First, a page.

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2011-12 INFOCUS to Address Poverty and Inequality—Jonathan Kozol Chosen as Fall Convocation Speaker

With nearly 40 percent of the world’s population living on less than $2.00 a day, and the gap between the richest and poorest within societies and between nations growing, poverty and inequality are among the major challenges of the 21st century.

Members of the Moravian College community will examine these important issues from a variety of perspectives through the 2011-12 INFOCUS program, Poverty and Inequality. The theme is one of four to be addressed in a repeating four-year cycle (the others are Sustainability, Health Care, and War and Peace). Deb Evans, director of constituent relations, will continue to lead the INFOCUS committee.

Beginning this year, the program also will include Centers for Investigation led by faculty advocates. Although the concept is still in development, Dean Gordon Weil envisions the Centers as groups of faculty and staff that will discuss ways to integrate the topic into classes and campus events. Each Center will have two faculty leaders.  Sonia Aziz, assistant professor of economics and environmental studies, and John Reynolds, professor of political science, will lead the Center for Investigation of Poverty and Inequality. 

“Sonia brings us a great deal of expertise on issues related to poverty in the Global South (particularly Bangladesh), and John has been deeply connected to organizations in the Lehigh Valley that address issues of poverty,” noted Dean Weil. Trained as an economist, Dean Weil will teach a related new First Year Seminar in Fall 2011. “Poverty in a Global Context” will address the meanings, measures and dimensions of poverty abroad and in the U.S., as well as the process of globalization and its impact on poverty, inequality, and the environment.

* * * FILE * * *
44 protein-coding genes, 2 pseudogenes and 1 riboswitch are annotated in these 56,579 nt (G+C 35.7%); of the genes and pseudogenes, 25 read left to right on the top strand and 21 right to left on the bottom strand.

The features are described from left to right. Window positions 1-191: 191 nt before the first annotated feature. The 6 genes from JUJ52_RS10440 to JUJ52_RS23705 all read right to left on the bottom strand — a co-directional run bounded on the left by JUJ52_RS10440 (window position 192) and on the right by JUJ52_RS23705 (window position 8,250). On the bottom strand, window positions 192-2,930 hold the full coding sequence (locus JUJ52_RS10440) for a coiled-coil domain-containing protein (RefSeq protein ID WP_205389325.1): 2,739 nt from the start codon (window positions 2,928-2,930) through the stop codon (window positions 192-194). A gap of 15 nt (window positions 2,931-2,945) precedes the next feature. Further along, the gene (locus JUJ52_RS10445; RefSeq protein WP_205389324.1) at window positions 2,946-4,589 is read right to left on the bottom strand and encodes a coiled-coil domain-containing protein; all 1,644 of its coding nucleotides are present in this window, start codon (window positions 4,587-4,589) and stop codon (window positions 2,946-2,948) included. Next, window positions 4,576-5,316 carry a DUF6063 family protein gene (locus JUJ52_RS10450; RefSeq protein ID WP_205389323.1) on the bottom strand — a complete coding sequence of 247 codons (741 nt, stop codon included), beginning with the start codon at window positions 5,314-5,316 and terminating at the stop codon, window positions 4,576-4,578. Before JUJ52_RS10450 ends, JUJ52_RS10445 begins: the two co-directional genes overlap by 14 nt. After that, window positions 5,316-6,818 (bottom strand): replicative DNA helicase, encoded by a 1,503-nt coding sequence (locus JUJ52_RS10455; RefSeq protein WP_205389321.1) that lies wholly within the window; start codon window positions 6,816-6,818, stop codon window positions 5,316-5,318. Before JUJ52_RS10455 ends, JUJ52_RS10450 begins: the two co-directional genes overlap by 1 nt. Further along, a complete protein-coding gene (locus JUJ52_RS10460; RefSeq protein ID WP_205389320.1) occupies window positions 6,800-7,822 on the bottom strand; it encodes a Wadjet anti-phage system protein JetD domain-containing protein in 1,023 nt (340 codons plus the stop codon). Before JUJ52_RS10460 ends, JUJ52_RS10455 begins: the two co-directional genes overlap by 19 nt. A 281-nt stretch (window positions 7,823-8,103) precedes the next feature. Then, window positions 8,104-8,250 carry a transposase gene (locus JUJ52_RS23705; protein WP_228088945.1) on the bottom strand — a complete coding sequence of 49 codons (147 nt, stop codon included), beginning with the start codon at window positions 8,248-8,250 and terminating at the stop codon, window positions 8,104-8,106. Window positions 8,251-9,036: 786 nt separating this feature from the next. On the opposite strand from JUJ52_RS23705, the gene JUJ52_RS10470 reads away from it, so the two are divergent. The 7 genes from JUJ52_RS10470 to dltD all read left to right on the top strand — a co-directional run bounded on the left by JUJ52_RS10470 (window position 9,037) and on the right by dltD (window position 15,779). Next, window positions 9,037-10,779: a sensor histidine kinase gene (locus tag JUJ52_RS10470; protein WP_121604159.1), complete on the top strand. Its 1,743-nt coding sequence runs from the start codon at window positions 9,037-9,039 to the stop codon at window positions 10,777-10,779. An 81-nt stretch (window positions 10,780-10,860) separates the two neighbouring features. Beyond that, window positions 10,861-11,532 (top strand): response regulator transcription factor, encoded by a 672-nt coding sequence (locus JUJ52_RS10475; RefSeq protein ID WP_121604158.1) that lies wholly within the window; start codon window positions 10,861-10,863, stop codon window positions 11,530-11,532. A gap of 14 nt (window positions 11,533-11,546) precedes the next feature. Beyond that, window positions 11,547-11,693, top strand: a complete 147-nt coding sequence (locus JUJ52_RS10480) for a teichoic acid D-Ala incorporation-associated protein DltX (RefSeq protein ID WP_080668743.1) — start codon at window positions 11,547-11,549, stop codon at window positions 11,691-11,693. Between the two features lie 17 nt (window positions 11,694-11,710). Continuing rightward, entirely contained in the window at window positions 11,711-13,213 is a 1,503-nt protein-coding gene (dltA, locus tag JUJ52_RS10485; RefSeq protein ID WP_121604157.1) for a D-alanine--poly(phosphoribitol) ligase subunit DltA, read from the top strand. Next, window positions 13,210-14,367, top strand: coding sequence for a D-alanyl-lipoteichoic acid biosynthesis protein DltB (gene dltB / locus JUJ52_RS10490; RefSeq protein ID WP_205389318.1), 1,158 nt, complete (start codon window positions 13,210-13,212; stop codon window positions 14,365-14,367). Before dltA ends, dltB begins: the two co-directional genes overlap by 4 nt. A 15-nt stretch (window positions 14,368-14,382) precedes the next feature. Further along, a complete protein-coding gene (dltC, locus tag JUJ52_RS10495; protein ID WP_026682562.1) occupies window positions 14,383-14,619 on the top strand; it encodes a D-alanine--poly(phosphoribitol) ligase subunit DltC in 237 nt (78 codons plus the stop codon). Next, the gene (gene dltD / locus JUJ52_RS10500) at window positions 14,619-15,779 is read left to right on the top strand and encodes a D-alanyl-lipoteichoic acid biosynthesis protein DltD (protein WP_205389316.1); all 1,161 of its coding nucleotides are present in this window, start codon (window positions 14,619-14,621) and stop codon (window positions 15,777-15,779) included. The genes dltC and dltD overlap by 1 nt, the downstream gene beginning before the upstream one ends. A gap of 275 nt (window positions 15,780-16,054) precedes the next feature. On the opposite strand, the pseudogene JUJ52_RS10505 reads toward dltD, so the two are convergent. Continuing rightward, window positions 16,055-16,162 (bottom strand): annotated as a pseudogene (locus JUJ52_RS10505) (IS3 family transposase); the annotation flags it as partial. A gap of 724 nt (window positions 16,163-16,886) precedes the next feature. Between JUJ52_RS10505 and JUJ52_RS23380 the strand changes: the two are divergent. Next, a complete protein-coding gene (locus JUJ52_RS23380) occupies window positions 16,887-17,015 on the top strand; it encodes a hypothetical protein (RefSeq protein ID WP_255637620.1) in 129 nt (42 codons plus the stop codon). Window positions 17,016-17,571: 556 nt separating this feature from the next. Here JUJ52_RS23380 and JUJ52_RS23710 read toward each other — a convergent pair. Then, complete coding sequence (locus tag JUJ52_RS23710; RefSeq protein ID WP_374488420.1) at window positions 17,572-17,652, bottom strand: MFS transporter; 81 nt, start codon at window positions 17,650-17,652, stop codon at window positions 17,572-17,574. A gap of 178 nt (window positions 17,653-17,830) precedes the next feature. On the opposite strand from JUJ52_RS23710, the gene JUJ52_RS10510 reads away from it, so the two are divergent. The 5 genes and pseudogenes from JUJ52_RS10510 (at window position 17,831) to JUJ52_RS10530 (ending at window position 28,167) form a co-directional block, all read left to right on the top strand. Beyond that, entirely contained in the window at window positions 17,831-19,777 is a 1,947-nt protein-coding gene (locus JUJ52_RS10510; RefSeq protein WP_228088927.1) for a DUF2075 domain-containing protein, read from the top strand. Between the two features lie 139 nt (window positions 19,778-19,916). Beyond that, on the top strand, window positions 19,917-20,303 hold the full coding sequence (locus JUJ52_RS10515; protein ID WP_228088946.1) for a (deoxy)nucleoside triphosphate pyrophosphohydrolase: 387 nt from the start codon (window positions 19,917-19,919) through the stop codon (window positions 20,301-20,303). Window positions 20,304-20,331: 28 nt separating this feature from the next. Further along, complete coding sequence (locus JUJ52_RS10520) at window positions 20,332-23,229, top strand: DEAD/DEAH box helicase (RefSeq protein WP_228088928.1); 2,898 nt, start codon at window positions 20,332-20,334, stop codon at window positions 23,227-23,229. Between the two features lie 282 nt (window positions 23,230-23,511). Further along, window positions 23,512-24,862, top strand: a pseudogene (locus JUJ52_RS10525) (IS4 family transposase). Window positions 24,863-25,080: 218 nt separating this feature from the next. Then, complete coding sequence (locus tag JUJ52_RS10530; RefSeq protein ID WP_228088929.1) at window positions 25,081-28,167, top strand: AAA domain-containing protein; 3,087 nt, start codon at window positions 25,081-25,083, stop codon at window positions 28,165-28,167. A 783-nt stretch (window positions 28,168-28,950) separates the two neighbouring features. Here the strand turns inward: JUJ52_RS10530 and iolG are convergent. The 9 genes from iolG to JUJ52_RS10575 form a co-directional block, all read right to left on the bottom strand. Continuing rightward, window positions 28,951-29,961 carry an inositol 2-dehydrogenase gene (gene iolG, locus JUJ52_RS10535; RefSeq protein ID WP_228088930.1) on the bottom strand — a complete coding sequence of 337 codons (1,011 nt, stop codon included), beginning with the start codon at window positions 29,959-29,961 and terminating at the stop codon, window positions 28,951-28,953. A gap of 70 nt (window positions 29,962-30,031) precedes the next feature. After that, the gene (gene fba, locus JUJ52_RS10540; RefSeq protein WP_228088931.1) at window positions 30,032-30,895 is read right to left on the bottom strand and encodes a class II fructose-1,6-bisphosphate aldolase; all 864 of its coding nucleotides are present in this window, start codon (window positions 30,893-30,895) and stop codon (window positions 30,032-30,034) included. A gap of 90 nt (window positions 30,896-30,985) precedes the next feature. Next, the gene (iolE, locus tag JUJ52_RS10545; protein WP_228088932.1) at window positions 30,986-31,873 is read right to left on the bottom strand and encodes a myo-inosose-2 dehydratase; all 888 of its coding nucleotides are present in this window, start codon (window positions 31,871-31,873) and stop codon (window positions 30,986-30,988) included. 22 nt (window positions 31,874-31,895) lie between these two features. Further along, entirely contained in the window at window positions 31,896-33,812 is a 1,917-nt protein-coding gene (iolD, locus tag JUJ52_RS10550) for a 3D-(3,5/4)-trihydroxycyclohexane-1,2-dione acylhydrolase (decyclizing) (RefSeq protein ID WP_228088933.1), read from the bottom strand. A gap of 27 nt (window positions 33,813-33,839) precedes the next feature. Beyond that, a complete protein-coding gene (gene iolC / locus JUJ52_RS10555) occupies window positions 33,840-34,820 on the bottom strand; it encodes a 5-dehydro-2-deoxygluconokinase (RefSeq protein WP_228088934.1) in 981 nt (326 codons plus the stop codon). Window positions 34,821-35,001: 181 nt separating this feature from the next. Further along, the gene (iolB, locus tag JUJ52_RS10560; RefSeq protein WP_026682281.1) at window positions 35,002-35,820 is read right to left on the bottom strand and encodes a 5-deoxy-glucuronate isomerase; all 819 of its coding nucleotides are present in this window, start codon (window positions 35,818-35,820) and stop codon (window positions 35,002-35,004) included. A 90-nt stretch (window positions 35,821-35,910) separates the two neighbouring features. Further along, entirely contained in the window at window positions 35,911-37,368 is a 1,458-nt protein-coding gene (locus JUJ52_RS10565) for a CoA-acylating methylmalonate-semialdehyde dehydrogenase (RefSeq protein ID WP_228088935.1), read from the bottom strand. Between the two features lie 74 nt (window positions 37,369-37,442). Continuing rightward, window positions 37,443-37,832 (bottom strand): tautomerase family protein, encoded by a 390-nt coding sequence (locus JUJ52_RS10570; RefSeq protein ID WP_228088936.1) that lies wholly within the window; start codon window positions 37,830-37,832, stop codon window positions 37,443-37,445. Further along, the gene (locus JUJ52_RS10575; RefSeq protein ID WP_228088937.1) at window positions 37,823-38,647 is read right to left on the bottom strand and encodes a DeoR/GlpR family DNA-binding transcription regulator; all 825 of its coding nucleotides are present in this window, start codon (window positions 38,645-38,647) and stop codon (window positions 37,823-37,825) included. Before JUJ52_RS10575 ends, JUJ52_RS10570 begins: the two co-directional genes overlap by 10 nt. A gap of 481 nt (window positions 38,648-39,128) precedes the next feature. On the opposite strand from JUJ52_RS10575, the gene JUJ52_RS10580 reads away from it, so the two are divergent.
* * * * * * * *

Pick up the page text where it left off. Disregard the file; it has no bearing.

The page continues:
Save the Date: Fall Convocation September 15

Social justice advocate and author Jonathan Kozol has been selected as the Cohen keynote speaker for the opening Fall Convocation to be held September 15, 10 a.m. to noon. Kozol has devoted nearly half a century to the increasingly complex and urgent issues facing public education and to the challenge of providing equal opportunity within public schools to every child, regardless of racial origin or economic level. He is considered the most widely read and highly honored education writer in America. The Chicago Sun-Times called him “today's most eloquent spokesman for America's disenfranchised.”

Kozol’s book Death at an Early Age, a description of his first year as a teacher, is regarded as a classic by educators and has sold more than 2 million copies in the United States and Europe. His 1995 bestseller, Amazing Grace: The Lives of Children and the Conscience of a Nation, which described his visits to the South Bronx of New York, was featured on The Oprah Winfrey Show and praised by scholars such as Robert Coles and Henry Louis Gates. The book received the Anisfield-Wolf Book Award in 1996, an honor previously granted to the works of Langston Hughes and Dr. Martin Luther King. Other works by Kozol include The Shame of the Nation, a 2005 exposé of conditions he found in nearly 60 public schools in 11 states, and Letters to a Young Teacher, his most recent book.